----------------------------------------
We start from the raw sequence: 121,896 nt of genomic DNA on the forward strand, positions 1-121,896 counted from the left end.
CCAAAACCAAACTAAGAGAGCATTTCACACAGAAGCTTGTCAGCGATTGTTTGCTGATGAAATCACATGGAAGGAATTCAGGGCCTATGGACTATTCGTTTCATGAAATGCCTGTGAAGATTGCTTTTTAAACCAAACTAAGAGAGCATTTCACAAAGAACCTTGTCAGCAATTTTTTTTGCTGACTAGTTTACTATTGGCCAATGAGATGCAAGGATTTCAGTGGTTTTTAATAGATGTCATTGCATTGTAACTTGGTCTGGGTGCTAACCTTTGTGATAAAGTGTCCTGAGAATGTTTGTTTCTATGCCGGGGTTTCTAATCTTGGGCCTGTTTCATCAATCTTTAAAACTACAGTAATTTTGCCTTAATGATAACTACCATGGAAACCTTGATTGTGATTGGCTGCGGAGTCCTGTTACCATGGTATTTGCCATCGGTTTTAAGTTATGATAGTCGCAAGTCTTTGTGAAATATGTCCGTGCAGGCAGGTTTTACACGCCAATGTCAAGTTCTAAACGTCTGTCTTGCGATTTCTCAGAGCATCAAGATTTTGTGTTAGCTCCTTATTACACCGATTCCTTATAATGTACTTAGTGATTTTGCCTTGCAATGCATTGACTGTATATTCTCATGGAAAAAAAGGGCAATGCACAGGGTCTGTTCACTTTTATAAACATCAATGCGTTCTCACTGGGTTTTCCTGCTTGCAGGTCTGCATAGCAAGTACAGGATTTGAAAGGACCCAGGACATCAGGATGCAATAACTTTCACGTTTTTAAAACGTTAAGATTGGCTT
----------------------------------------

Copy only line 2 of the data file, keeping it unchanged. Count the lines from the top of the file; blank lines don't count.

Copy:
CCAAAACCAAACTAAGAGAGCATTTCACACAGAAGCTTGTCAGCGATTGTTTGCTGATGAAATCACATGGAAGGAATTCAGGGCCTATGGACTATTCGTTTCATGAAATGCCTGTGAAGATTGCTTTTTAAACCAAACTAAGAGAGCATTTCACAAAGAACCTTGTCAGCAATTTTTTTTGCTGACTAGTTTACTATTGGCCAATGAGATGCAAGGATTTCAGTGGTTTTTAATAGATGTCATTGCATTGTAACTTGGTCTGGGTGCTAACCTTTGTGATAAAGTGTCCTGAGAATGTTTGTTTCTATGCCGGGGTTTCTAATCTTGGGCCTGTTTCATCAATCTTTAAAACTACAGTAATTTTGCCTTAATGATAACTACCATGGAAACCTTGATTGTGATTGGCTGCGGAGTCCTGTTACCATGGTATTTGCCATCGGTTTTAAGTTATGATAGTCGCAAGTCTTTGTGAAATATGTCCGTGCAGGCAGGTTTTACACGCCAATGTCAAGTTCTAAACGTCTGTCTTGCGATTTCTCAGAGCATCAAGATTTTGTGTTAGCTCCTTATTACACCGATTCCTTATAATGTACTTAGTGATTTTGCCTTGCAATGCATTGACTGTATATTCTCATGGAAAAAAAGGGCAATGCACAGGGTCTGTTCACTTTTATAAACATCAATGCGTTCTCACTGGGTTTTCCTGCTTGCAGGTCTGCATAGCAAGTACAGGATTTGAAAGGACCCAGGACATCAGGATGCAATAACTTTCACGTTTTTAAAACGTTAAGATTGGCTT